Statement: U.S. Senate Finance Committee Markup of Better Mental Health Care, Lower-Cost Drugs, and Extenders Act
U.S. Senate Finance Committee
Wednesday, November 8, 2023
Senator Elizabeth Warren: This is important. This is about removing the outdated rules in Medicare that prevent seniors and people with disabilities from accessing the full range of hearing and balance health care services provided by licensed audiologists. My bill with Senator Paul and Senator Grassley, called the Medicare Audiology Access Improvement Act, would allow audiologists to provide all the services that are already covered by Medicare that are also within an audiologist’s scope of practice. It would also remove barriers to care that currently force Medicare beneficiaries to jump through more hoops than people who receive their health care coverage through the VA, or the Federal Employees Health Benefits Program, or commercial insurance.
This matters because adequate care for hearing loss is an important part of supporting our seniors. There is substantial research linking hearing health with mental health.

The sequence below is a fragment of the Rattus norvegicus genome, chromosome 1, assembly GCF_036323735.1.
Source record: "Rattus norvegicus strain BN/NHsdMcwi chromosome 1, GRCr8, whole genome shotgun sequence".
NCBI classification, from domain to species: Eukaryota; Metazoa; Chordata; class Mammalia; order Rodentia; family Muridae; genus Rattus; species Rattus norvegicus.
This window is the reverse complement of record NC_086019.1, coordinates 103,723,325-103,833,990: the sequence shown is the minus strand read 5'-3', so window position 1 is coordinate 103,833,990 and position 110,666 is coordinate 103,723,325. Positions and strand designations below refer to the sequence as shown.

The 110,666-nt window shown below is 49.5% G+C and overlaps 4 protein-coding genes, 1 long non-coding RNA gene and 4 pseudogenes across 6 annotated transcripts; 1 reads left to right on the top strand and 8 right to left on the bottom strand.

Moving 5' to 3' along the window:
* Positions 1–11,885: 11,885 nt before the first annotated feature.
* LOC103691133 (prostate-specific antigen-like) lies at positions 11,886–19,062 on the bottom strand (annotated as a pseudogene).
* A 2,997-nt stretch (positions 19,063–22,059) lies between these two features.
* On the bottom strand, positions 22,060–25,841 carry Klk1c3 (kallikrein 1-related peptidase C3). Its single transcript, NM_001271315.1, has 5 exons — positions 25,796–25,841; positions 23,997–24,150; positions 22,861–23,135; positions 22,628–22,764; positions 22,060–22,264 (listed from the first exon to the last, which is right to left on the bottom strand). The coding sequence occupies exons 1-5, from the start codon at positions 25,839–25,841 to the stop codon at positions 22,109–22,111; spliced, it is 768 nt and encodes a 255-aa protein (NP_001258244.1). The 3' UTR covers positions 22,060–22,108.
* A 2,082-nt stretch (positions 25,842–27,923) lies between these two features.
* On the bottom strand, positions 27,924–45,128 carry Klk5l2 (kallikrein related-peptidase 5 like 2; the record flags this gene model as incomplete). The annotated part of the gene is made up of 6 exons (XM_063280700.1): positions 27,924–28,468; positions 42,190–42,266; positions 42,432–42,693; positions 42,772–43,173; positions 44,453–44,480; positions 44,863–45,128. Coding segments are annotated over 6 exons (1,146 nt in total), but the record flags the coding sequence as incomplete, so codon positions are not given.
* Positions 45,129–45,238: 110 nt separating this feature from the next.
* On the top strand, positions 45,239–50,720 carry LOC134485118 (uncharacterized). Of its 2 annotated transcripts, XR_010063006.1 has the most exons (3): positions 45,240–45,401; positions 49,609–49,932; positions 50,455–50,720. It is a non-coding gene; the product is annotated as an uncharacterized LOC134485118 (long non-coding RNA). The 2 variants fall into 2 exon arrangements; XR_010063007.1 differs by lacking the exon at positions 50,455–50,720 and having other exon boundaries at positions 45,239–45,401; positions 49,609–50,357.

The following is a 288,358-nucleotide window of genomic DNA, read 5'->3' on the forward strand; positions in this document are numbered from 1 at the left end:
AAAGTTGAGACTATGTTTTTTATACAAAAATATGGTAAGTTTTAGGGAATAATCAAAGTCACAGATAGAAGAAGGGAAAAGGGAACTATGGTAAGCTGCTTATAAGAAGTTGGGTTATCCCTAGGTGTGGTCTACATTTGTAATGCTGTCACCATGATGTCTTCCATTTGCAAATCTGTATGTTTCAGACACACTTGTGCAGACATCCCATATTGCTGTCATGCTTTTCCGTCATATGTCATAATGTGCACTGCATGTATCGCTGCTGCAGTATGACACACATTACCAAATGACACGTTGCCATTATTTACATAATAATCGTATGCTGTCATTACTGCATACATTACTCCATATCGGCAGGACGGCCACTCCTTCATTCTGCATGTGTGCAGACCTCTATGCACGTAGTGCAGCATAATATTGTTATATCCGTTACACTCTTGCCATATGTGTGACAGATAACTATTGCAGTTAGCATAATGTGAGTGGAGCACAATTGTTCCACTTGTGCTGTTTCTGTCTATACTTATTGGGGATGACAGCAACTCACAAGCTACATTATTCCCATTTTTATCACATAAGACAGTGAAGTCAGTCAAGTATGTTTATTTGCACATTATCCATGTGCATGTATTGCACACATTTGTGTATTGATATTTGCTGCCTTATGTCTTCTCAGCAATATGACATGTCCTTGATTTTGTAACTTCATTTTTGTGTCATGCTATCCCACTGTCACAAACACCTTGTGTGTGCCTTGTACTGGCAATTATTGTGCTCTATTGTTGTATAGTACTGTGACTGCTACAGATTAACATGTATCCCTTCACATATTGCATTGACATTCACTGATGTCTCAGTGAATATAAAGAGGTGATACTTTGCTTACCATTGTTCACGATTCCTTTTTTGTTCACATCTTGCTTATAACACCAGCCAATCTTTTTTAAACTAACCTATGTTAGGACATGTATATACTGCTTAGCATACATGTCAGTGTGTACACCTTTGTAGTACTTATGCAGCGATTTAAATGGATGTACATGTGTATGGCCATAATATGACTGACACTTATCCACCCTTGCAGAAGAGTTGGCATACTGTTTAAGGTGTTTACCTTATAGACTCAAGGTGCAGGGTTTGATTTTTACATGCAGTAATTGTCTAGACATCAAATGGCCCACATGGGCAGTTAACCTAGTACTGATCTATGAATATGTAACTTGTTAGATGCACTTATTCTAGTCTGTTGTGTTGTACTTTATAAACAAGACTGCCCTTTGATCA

- Untreated hearing loss has been shown to lead to depression, anxiety, loneliness, and social isolation.
- Studies also suggest that hearing loss may be one of the greatest risk factors for developing dementia.
- Seniors with hearing loss experience cognitive decline up to 40 percent faster than those with normal hearing, and
- Older adults with moderate or severe hearing loss are three and five times more likely, respectively, to develop dementia.
If we are working to strengthen support for seniors’ mental health and mental acuity, then we should include access to health care aimed at treating hearing and balance disorders.
I am going to withdraw my amendment because it does not meet the germaneness standard that the Committee has adopted for this mark-up, but Mr. Chairman and Mr. Ranking Member, I’m asking for your commitment to work with me and Senator Grassley to advance this common-sense, bipartisan bill in future legislation.